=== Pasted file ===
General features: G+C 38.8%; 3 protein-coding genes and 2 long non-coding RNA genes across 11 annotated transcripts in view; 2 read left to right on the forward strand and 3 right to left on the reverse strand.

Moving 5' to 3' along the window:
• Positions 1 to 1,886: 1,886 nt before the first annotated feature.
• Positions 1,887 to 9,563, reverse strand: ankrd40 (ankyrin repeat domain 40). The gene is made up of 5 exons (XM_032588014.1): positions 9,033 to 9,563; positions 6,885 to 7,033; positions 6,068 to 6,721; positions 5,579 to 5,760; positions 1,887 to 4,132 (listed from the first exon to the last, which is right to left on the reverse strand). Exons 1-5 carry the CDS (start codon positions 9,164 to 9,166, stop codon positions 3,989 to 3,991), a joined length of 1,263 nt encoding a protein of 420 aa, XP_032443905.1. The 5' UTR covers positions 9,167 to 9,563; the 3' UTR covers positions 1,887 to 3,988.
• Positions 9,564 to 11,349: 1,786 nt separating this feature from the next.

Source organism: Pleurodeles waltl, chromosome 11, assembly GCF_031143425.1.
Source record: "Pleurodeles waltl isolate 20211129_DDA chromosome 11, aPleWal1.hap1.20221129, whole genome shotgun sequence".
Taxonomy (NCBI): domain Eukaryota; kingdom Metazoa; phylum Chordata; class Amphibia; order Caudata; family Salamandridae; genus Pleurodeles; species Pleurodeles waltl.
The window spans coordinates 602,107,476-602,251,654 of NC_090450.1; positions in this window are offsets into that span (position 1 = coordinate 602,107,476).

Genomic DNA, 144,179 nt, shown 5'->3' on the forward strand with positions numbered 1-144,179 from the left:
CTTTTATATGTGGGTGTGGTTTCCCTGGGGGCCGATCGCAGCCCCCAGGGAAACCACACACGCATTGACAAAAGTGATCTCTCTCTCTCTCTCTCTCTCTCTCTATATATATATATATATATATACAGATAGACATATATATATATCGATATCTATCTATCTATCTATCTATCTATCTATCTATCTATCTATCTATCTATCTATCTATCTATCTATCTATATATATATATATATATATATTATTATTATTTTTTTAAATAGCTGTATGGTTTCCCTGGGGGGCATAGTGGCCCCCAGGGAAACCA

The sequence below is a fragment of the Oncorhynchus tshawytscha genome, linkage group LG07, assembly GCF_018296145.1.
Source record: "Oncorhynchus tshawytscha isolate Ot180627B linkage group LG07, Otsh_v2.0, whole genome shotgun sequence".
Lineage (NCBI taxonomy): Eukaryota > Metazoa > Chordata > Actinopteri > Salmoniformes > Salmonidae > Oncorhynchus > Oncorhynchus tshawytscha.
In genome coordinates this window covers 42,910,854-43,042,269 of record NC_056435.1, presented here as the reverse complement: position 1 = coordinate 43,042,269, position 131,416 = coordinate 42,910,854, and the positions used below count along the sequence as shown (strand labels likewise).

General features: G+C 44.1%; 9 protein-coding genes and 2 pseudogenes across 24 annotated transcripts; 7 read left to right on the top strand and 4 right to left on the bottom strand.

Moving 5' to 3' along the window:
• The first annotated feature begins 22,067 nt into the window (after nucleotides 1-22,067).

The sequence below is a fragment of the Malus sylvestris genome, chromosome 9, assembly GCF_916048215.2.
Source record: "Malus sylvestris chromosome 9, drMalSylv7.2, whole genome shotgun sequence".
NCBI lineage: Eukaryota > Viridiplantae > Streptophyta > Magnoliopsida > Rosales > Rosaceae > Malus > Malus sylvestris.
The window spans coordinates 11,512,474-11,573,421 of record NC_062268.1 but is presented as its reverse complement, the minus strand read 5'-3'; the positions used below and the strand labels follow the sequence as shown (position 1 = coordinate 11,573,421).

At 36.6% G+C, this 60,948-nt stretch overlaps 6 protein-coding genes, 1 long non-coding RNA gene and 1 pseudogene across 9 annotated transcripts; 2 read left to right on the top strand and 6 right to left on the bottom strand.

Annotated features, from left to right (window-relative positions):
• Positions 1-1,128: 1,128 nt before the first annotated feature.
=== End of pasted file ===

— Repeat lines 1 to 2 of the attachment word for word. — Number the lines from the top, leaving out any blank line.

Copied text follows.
General features: G+C 38.8%; 3 protein-coding genes and 2 long non-coding RNA genes across 11 annotated transcripts in view; 2 read left to right on the forward strand and 3 right to left on the reverse strand.

Moving 5' to 3' along the window: